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Seth L. Tuttle (1931–2011)

Published onDec 01, 2011
Seth L. Tuttle (1931–2011)

Seth L. Tuttle, 80, a retired physicist who worked 25 years at the National Science Foundation (NSF) died on August 8, 2011, at the Dove House hospice in Westminster, MD, from complications of a fall that he suffered while visiting his son in Denver, in December, 2010 and that left him a quadriplegic.

Seth was a native of Spokane, Washington. In High School he was student body president, “Thespian of the Year,” played football, basketball and tennis and graduated as the valedictorian, winning several scholarships, including one from the National Honor Society. He attended the University of Idaho but dropped out and in 1951 enlisted in the Army. He graduated from the Infantry Candidate School and Paratrooper Jump School and served during the Korean War, a tour of duty he was very proud of and of which he had many memories that he liked to share. At the end of the Korean War he got out of the Army, and went back to school, finishing with a degree in Math in 1955 at the University of Washington. He next attended graduate school at the U of Michigan, majoring in astronomy, but interrupted his studies once again and went to work for the Michigan Institute of Science and Technology (MIST). At MIST he headed the Launch Phase Analysis group of the Ballistic Missile Radiation Analysis Center, analyzing models of radiation from ballistic missiles for the US Early Warning System. Later he became Deputy Director of a project that designed, built and operated an observatory on Maui, Hawaii, dedicated to track missiles and satellites.

In 1971 Seth moved to Washington, DC with his family, to work at the Institute for Defense Analysis on missile defense and optical and infrared physics matters of interest to the Defense Department. In 1974, in a complete turnaround from defense oriented work, he went to the NSF as Program Manager for Energy Conservation and Energy Systems research. A few years later when the Department of Energy (DoE) was established, NSF’s energy related programs were transferred to DoE. Seth chose to stay at the NSF, where he spent the rest of his working life. Staying at the NSF allowed him to return to his first scientific interest, astronomy. He became a Program Manager in NSF’s Division of Astronomical Sciences (AST), serving at various times as Program Manager for the National Radio Astronomy Observatory (NRAO), the National Astronomy and Ionosphere Center (NAIC- Arecibo Obs.) and the National Optical Astronomy Observatory (NOAO). Seth liked to say that in order to show that managers have to make changes to show that they manage, regardless if this is necessary or not. His own management philosophy ran exactly opposite to this statement, however, intervening only minimally in the affairs of the National Centers and only when he thought that it was absolutely necessary to do so.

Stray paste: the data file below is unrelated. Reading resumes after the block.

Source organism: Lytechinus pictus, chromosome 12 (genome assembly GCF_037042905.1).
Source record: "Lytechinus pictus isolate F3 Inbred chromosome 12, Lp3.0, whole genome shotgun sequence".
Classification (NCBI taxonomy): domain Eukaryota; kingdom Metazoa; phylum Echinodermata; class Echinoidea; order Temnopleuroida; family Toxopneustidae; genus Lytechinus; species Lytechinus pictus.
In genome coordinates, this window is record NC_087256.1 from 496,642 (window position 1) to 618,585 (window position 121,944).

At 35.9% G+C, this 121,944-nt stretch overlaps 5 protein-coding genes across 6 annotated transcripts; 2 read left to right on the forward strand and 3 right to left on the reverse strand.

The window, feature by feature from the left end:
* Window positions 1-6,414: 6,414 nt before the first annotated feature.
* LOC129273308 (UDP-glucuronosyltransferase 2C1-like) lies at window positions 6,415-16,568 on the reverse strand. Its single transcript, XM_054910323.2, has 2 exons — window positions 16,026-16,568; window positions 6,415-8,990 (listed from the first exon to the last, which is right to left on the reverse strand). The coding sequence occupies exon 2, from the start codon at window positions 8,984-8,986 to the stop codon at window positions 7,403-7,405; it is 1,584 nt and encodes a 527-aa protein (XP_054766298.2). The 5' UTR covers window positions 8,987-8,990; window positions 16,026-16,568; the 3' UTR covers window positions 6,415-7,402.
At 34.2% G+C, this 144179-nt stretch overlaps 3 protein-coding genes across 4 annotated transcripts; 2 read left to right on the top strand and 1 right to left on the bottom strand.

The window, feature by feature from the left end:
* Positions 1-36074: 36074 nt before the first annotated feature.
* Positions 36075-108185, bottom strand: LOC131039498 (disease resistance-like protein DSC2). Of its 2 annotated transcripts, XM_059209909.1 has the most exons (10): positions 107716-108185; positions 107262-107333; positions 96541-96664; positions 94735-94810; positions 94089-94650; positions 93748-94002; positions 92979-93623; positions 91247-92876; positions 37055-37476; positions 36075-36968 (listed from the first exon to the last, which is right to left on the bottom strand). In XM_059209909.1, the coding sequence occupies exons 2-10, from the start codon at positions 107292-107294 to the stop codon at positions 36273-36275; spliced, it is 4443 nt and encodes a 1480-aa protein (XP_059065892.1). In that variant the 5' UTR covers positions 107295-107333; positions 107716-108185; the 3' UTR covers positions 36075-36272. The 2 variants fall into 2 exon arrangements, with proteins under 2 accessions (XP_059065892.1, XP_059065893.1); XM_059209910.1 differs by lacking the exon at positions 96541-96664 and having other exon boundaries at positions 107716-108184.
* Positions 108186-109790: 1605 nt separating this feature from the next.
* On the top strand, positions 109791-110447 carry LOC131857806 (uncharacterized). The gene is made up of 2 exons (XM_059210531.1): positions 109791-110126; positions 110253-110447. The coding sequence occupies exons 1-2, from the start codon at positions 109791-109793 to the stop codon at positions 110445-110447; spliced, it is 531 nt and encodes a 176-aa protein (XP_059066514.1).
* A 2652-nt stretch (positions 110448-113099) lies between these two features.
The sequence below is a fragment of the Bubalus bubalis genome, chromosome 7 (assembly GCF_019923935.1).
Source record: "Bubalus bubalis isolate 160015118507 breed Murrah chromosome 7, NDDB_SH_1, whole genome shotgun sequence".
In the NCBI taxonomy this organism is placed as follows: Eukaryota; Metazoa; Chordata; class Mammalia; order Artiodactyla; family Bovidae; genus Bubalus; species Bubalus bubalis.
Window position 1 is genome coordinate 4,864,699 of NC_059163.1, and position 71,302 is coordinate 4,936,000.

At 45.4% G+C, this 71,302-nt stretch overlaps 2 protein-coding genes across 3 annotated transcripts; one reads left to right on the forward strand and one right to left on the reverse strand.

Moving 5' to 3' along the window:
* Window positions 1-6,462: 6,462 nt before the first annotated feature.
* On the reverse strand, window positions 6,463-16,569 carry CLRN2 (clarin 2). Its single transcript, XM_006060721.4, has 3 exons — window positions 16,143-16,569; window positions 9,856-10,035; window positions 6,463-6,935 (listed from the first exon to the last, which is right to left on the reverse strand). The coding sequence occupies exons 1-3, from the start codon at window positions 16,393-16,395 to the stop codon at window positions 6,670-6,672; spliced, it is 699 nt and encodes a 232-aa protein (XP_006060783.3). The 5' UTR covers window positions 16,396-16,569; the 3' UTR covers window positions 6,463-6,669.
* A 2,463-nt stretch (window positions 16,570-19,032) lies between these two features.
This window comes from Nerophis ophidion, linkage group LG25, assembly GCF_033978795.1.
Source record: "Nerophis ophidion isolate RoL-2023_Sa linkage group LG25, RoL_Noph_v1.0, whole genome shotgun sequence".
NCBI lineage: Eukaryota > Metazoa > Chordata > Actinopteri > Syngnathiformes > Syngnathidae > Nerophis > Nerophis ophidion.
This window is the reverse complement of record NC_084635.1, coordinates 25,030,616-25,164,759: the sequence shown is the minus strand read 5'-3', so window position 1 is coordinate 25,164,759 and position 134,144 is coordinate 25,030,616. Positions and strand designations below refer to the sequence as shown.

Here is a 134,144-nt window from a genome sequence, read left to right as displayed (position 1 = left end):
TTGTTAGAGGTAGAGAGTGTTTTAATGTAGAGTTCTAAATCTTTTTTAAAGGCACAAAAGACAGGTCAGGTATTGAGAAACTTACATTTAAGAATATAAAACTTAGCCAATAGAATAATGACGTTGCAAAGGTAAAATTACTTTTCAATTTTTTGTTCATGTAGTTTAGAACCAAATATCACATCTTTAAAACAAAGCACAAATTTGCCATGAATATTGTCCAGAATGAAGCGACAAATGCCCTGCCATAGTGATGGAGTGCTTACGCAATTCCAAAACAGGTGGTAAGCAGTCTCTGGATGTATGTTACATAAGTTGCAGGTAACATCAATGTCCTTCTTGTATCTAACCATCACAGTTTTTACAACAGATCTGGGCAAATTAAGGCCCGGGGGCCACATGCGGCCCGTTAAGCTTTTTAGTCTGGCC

Seth was an extremely sociable and gregarious person, well known to many and much liked throughout the Foundation. He put a lot of effort and enthusiasm into organizing AST’s vernal equinox party for many years, and he invariably acted as Master of Ceremonies, distributing various awards to those who worked with and helped AST during the year. The most coveted of these, that Seth made famous, was the VLA mashed penny award that consisted of a penny mashed flat by one of the VLA antennas, attached to a certificate mentioning the good work of the recipient in favor of astronomy. He kept a good supply of these in his office in preparation for the party! Seth also loved to act as Santa Claus, and at one memorable NSF Christmas Party, he, along with a couple of other NSF staff members, performed a musical number in drag to great success!

Seth was a lifelong tennis player and started a group at the Carderock Springs Tennis and Swim club, with strange rules, called "Kabuki Tennis” that played under all weather conditions. He was a cigar aficionado and loved wine, beer and good food. Seth’s political views tended to be liberal and he enjoyed teasing his more conservative colleagues about their views, but did so always in a good natured manner. He was a great story teller and loved a good joke, especially a dirty one.

In retirement, he organized a monthly lunch for retired men in his neighborhood. Whenever he found himself close to the NSF he liked to have lunch with his former colleagues, enjoying the latest astronomy related gossip. Seth was very close to his children and grandchildren. He is survived by a son, Russell Tuttle of Lakewood, CO and a daughter, Samantha Eriksson of New Windsor, MD and four grandchildren. His wife of 49 years, the former Dorothea Leonard, died in 2007.

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